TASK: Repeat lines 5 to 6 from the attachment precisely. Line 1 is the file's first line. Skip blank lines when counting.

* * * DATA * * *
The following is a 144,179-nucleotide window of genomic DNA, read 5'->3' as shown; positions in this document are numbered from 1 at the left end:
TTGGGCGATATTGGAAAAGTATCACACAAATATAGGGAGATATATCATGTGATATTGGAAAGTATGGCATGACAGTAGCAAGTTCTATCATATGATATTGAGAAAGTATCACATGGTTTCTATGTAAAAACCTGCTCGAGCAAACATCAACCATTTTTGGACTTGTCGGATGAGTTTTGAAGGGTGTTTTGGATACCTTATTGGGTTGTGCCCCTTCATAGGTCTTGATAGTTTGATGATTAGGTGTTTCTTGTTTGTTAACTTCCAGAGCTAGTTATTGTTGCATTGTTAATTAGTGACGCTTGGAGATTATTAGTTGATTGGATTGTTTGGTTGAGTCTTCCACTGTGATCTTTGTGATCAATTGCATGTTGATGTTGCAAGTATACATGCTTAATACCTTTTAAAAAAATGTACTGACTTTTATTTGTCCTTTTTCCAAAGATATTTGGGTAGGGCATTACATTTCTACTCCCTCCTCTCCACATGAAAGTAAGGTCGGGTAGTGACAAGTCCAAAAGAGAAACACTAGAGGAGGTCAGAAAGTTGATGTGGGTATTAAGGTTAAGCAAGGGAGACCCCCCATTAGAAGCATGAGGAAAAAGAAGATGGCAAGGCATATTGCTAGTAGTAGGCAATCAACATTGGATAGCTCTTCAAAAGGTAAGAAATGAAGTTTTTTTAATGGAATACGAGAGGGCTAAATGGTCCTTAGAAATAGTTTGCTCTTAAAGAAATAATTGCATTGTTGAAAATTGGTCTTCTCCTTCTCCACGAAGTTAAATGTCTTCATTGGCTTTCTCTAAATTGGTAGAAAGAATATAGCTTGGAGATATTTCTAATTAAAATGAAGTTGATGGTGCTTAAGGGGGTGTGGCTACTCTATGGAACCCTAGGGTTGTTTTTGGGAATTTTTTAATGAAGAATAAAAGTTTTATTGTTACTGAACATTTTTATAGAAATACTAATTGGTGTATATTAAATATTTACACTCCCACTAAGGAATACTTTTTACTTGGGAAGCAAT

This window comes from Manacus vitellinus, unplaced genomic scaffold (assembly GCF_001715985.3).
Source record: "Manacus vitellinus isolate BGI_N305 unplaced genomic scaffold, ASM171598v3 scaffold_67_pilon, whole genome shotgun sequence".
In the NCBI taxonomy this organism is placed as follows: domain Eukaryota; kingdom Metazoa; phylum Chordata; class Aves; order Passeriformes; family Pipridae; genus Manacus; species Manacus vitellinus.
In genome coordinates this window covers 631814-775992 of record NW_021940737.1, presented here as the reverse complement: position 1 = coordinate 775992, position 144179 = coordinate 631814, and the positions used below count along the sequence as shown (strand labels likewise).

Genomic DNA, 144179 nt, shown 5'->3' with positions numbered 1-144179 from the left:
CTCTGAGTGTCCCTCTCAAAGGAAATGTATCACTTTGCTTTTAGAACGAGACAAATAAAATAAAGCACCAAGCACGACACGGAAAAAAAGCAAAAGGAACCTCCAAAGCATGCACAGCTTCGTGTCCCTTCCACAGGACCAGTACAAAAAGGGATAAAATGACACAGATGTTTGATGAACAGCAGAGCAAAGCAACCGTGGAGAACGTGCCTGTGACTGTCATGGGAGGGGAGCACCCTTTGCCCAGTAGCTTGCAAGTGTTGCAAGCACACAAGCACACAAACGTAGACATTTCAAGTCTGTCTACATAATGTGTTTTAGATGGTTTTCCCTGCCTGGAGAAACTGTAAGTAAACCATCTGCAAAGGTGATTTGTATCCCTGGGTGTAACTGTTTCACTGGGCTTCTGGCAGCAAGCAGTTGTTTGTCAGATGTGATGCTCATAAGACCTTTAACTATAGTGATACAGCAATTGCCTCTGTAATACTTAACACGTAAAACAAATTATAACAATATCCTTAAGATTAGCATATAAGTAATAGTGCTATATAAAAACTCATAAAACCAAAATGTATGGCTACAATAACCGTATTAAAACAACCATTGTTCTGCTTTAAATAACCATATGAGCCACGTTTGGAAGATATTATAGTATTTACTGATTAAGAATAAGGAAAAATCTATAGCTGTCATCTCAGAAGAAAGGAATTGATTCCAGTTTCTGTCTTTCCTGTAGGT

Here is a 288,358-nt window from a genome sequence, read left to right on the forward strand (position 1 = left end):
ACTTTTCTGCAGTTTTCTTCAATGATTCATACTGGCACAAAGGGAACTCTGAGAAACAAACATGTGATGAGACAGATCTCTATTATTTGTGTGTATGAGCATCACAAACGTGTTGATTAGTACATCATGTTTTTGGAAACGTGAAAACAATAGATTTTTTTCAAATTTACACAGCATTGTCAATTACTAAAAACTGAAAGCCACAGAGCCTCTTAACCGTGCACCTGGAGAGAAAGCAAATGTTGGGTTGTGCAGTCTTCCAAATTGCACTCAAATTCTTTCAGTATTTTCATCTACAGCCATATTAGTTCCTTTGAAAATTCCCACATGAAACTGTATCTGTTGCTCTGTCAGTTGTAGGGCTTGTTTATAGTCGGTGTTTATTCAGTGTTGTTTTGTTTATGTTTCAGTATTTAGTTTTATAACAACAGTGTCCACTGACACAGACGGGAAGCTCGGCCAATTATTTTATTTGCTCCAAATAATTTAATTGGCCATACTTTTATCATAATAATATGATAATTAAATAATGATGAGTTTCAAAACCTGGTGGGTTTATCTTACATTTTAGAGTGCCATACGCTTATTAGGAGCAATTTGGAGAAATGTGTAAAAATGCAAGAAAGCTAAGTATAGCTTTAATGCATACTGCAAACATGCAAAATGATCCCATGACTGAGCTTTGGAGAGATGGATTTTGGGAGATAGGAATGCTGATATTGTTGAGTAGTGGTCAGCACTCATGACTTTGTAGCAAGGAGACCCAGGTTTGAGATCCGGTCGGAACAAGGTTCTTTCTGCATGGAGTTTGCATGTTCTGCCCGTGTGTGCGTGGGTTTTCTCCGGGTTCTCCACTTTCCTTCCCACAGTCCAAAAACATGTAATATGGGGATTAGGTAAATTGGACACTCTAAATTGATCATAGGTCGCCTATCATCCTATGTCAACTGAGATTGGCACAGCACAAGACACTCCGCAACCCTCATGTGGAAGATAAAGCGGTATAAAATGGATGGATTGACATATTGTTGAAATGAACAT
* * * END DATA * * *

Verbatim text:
In the NCBI taxonomy this organism is placed as follows: domain Eukaryota; kingdom Metazoa; phylum Chordata; class Aves; order Passeriformes; family Pipridae; genus Manacus; species Manacus vitellinus.
In genome coordinates this window covers 631814-775992 of record NW_021940737.1, presented here as the reverse complement: position 1 = coordinate 775992, position 144179 = coordinate 631814, and the positions used below count along the sequence as shown (strand labels likewise).